The lessons offered in Chicago obviously did not take, as the Colts were once again schooled on the road. Jets running back Shonn Green, who averaged 43 yards in the first five games, broke loose for a career-high 161 and three touchdowns as the Jets simply overpowered the Colts 35-9 Sunday in MetLife Stadium.
It was eerily similar to the season-opening 41-21 loss in Chicago, as the Colts were plagued by shaky play from rookie quarterback Andrew Luck (two interceptions, one lost fumble), failed to establish any kind of presence in the running game (41 yards on 17 attempts) and were utterly defenseless. Averaging 3.2 yards per carry entering the game, the Jets racked up 252 rushing yards and a 5.7 average.
Any hope of building momentum from last Sunday’s inspiring second-half comeback and 30-27 victory over Green Bay was dashed by this performance, which dropped the Colts’ record to 2-3 overall, 0-2 on the road – where they’ve been outscored 76-30. The Jets snapped a two-game losing streak to improve to 3-3 overall, 2-2 at home.
The Colts had two solid drives in the first half but had to settle for field goals on both. Luck missed a wide-open Coby Fleener in the end zone on third and one from the 2-yard line to stop the first, and a penalty on Jeff Linkenbach followed by a sack of Luck stalled the second. The Jets, meanwhile, marched 80 yards – 57 on the ground – for a touchdown, then turned Antonio Cromartie’s interception into another score with a short-field TD drive. The Jets’ third touchdown of the second quarter capped a 70-yard drive highlighted by a fake punt from the Colts’ 40-yard line, with Tim Tebow completing a 23-yard pass to Nick Bellore.
A 61-yard run by Joe McKnight set up another TD that made it 28-6 late in the third. With a chance to cut it two a two-score game, the Colts marched one more time deep into Jets territory but Luck underthrew Donnie Avery in the end zone and was picked off. On the next possession, he lost a fumble when hit from behind, leading to the Jets’ final score.
>> “All the things we identified on Wednesday as keys to the game – fake kicks, red zone offense, red zone defense, getting off on third downs, getting third down conversions – but more than that it was just blocking and tackling. We hit ‘em in the backfield a number of times and didn’t make the tackle. We obviously didn’t protect our quarterback well enough to win on the road, especially when you turn it over three times.” – Colts interim coach Bruce Arians.
>> “(Luck) played a little rookie-ish today at times.” – Arians
>> “We had a great week of practice. There was no emotional hangover from last week. We’ve just got to learn to take it on the road and the biggest thing is to eliminate turnovers.” – Arians
>> “Credit goes to the Jets for putting us in bad spots and capitalizing on those. We stalled in the red zone, struggled on third down early and that continued in the second half. I know I played poorly. I’m sure other guys would say the same. Not enough attention to detail and execution.” – Luck
> >“We gave up too much in the running game. That’s something we can’t do, it’s something we’ve got to pick up and just stop teams from doing that.” – Jerry Hughes
Luck has been a different player on the road. He completed 22 of 44 for 280 yards but had the three turnovers and had a 51.3 passer rating. In two road games, he has five interceptions and two lost fumbles and a 51.8 rating. In three home games, he has six touchdowns, two picks and an 85.4 rating. It would be easy to blame the lack of running game on the absence of injured back Donald Brown but the problems are deeper. The running backs have combined to produce 322 yards and a 3.3 average. Reggie Wayne had a tough time getting open against Antonio Cromartie. Though he finished with five receptions for 87 yards, most came after the outcome was decided and the Jets backed off into a deep zone.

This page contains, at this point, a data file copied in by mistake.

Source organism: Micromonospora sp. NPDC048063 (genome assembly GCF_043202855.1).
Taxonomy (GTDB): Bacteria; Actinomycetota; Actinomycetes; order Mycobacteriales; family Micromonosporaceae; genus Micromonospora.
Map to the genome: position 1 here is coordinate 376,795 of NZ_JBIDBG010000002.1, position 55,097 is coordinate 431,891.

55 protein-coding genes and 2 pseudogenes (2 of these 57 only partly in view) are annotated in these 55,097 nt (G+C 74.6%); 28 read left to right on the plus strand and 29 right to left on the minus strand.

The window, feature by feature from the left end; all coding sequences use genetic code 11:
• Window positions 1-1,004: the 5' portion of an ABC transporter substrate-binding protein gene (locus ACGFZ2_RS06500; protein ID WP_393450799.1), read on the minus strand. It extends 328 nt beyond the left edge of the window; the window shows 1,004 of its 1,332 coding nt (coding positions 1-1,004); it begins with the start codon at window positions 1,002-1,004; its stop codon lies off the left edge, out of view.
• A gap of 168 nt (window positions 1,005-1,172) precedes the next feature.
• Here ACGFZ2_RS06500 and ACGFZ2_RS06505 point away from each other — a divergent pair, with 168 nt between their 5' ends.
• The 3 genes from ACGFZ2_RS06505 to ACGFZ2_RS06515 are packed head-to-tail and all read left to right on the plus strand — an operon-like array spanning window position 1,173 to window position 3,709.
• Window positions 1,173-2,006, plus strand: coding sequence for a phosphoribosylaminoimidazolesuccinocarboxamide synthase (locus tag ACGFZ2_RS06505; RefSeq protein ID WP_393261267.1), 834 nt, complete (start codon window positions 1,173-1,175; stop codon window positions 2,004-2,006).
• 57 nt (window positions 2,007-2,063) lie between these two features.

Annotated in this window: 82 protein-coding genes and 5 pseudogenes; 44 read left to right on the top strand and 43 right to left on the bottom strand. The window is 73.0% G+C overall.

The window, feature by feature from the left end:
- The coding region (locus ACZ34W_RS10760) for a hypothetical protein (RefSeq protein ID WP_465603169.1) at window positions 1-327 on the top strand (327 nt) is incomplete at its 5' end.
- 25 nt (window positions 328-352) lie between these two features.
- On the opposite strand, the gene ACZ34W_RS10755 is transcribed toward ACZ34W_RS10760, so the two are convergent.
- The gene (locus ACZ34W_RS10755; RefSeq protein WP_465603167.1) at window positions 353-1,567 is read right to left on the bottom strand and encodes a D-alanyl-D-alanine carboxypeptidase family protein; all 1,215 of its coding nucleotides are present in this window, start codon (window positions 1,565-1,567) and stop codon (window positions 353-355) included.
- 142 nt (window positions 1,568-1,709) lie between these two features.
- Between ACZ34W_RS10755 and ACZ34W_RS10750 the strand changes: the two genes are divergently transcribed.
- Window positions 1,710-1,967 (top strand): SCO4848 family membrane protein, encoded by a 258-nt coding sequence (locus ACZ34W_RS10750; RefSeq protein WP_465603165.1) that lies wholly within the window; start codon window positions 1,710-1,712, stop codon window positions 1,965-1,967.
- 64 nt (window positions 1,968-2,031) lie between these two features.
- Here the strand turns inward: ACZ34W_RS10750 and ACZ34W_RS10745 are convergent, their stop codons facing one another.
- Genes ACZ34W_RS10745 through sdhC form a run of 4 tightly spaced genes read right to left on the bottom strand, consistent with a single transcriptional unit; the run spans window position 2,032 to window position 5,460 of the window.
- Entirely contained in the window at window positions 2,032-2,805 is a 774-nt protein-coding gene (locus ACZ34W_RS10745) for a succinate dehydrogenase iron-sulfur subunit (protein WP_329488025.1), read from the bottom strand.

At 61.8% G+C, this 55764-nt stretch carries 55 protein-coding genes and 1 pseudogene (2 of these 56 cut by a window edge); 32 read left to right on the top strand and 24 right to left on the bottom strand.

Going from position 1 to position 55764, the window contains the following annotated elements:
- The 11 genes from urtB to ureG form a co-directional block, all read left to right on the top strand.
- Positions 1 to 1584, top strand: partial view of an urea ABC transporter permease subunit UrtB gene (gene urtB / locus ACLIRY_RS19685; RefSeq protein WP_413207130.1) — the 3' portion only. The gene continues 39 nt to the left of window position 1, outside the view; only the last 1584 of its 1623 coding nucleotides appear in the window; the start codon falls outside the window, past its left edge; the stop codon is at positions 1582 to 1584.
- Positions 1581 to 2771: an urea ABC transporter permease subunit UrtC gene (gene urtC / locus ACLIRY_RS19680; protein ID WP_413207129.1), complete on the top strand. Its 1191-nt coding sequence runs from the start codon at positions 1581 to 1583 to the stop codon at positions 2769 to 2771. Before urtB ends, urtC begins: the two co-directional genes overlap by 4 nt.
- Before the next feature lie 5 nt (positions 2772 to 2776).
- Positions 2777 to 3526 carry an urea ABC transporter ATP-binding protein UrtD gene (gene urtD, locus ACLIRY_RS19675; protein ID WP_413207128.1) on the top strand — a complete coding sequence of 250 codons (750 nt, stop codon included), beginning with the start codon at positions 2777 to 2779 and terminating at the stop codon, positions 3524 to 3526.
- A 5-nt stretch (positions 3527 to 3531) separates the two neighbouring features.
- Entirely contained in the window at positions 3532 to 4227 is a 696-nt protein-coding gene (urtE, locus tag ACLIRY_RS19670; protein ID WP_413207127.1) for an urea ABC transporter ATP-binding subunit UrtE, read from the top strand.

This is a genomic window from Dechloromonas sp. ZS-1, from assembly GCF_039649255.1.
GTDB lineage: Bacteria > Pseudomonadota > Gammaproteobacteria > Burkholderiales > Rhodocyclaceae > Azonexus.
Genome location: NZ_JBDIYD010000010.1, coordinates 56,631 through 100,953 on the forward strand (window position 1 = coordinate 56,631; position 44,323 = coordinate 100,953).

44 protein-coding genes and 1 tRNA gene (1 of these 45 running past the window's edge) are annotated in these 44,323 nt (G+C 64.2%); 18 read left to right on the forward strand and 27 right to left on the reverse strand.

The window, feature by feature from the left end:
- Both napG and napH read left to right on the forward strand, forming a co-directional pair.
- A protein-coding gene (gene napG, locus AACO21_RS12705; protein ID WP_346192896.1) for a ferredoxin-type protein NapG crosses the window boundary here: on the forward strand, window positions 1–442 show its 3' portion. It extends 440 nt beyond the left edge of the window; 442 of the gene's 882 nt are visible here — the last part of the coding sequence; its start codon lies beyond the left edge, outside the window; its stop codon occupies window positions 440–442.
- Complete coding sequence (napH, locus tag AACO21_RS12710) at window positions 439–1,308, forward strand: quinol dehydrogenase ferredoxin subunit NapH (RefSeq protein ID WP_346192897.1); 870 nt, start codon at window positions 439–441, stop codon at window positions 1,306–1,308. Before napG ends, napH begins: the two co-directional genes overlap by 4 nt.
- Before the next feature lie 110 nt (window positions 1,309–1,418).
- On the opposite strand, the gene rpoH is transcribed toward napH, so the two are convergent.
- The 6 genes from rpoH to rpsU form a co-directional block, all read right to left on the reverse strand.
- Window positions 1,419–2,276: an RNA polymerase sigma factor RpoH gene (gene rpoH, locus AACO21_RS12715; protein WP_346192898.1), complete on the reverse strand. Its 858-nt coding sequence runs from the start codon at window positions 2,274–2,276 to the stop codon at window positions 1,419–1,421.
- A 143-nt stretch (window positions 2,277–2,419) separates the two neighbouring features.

The Jets were able to revert to their identity, pounding away on the ground and using the pass only when necessary. While Greene and McKnight (71 yards on three carries) were gashing the Colts consistently, Mark Sanchez only had to attempt 18 passes, competing 11 for 82 yards and a pair of short TDs. With Robert Mathis out, Cory Redding missing most of the game after injuring a knee in the first quarter and Dwight Freeney clearly hampered by his high ankle sprain, there was no playmaking. The Colts registered one sack (by Hughes) did not come up with a turnover. Inside linebacker Jerrell Freeman was the leading tacker once again with 14, while Hughes and safety Antoine Bethea had eight apiece.
Adam Vinatieri had field goals of 20, 50 and 47 yards and Pat McAfee did his usual solid job in the punting game and the coverage was for the most part adequate, aside from McKnight’s 34-yard kickoff return.
Starting the game without six starters and finishing without two more (Redding and right tackle Winston Justice), the Colts continue to stretch their relatively thin depth to the limit. Some will blame this game on an inevitable letdown after their emotional performance against the Packers, but Arians dismissed that notion. Until the Colts can establishing a consistent presence in the trenches both offensively and defensively, they will be susceptible to being overpowered – and emotion has nothing to do with that.
This was a fairly substantial backward step. The Colts played the entire game like they played the first half against Green Bay, and showed no progress in their primary trouble spots – run offense, run defense, turnovers and big plays. There was little to like about this one, so give the team a solid D-minus.